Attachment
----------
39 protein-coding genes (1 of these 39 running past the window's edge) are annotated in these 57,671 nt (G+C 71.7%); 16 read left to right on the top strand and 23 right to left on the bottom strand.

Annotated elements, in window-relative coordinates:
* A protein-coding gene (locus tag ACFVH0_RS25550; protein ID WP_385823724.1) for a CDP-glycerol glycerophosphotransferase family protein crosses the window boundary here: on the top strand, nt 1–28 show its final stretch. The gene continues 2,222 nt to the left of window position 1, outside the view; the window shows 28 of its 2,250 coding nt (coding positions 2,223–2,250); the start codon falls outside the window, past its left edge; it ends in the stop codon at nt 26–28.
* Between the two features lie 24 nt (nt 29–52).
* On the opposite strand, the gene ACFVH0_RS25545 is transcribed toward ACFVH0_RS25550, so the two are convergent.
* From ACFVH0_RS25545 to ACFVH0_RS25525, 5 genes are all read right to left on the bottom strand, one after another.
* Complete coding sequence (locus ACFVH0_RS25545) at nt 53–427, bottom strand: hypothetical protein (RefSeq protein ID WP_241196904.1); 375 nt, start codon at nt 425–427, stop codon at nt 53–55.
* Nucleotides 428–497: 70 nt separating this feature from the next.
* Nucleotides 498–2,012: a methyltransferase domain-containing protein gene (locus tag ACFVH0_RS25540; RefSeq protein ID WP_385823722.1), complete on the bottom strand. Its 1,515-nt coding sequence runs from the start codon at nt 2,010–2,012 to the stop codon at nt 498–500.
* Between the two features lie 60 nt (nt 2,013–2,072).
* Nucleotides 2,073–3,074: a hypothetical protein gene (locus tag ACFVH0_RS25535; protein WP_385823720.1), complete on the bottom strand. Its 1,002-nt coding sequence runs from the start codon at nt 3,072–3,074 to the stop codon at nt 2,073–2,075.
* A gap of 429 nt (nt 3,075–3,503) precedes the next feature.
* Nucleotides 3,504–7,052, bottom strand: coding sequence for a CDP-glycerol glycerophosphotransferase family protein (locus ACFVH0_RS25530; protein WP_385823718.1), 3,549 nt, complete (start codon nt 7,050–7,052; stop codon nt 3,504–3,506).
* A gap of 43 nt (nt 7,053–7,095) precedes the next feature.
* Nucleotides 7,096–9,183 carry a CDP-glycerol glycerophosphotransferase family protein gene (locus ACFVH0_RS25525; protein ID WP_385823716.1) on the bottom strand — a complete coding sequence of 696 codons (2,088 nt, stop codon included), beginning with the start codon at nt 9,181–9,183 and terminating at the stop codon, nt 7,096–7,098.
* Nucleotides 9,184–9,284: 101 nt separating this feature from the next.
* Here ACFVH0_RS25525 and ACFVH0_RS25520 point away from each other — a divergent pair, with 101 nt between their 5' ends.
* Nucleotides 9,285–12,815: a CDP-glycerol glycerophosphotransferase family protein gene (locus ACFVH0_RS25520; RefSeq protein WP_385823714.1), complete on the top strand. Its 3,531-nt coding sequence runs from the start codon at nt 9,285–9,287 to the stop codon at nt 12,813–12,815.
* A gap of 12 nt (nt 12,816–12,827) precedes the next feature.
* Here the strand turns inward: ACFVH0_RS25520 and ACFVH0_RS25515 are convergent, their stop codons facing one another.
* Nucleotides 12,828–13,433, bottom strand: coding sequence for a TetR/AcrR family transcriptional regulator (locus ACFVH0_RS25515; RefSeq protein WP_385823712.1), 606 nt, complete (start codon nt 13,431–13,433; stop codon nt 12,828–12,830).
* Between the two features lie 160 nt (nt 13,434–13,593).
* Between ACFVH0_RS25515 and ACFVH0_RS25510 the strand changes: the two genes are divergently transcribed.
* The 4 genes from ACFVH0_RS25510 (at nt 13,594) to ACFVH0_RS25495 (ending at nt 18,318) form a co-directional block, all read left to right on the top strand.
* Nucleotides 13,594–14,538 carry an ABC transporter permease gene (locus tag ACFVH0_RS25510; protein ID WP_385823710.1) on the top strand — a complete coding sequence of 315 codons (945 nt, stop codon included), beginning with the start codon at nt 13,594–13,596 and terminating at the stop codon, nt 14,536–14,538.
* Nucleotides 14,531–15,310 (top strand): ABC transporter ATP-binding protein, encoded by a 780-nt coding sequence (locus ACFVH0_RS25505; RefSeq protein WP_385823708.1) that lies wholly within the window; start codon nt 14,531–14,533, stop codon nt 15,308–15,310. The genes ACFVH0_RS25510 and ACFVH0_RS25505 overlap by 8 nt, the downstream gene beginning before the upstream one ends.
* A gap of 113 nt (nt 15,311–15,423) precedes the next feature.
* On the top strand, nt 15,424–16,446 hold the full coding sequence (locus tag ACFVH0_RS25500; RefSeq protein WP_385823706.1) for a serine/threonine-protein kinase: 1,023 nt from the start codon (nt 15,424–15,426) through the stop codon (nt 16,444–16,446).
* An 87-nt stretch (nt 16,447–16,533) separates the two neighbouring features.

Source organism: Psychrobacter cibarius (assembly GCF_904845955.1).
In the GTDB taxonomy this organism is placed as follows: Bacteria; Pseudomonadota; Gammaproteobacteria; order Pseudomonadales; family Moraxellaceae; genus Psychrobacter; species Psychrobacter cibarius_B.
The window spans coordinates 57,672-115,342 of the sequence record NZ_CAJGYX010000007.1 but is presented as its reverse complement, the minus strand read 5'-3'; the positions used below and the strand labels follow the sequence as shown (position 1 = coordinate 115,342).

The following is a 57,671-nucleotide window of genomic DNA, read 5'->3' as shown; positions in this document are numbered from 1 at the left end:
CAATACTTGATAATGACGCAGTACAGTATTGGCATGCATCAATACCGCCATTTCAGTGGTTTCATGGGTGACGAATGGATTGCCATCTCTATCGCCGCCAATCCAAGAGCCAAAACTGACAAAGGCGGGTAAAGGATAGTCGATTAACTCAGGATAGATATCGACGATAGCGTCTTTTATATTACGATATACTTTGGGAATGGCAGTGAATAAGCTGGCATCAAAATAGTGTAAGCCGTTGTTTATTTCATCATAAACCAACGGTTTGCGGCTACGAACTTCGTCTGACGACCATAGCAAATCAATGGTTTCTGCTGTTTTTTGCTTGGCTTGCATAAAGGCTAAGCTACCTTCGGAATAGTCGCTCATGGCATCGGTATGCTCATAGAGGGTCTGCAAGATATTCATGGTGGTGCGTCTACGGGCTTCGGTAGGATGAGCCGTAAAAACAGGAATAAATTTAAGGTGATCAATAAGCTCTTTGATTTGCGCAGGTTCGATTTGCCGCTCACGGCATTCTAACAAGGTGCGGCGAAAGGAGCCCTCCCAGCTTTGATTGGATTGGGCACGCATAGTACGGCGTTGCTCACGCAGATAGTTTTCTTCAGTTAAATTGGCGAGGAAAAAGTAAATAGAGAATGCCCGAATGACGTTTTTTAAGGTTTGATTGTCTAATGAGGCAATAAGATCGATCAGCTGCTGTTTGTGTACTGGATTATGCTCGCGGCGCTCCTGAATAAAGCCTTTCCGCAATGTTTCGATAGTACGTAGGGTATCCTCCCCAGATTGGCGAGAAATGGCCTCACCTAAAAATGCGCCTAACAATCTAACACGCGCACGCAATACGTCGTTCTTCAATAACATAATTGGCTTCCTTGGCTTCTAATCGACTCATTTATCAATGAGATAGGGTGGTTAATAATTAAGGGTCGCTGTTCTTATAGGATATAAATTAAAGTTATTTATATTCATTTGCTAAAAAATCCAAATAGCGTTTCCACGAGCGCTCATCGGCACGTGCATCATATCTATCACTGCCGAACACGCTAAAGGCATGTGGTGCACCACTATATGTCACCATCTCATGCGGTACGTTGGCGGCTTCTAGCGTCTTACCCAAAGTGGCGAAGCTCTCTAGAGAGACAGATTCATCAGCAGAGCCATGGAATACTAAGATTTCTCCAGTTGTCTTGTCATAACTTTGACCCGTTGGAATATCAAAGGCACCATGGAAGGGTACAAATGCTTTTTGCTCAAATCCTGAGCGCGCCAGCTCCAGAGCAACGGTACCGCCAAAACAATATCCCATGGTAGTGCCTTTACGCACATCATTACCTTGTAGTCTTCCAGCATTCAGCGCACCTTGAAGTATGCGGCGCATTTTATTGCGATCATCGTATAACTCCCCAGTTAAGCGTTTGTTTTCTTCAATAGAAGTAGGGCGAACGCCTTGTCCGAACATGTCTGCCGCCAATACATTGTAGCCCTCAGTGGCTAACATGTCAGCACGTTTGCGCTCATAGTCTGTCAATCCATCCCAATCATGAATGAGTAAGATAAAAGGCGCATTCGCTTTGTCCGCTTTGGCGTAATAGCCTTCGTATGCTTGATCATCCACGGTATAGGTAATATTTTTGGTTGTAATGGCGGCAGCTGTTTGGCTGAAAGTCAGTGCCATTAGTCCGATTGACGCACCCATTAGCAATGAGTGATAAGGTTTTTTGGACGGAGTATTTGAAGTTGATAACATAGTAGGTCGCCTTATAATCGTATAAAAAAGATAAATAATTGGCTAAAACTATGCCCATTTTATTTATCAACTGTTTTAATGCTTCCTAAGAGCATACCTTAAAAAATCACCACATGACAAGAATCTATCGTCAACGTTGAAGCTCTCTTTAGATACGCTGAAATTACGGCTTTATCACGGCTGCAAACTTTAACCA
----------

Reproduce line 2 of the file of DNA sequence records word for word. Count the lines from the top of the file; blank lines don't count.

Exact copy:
Annotated elements, in window-relative coordinates: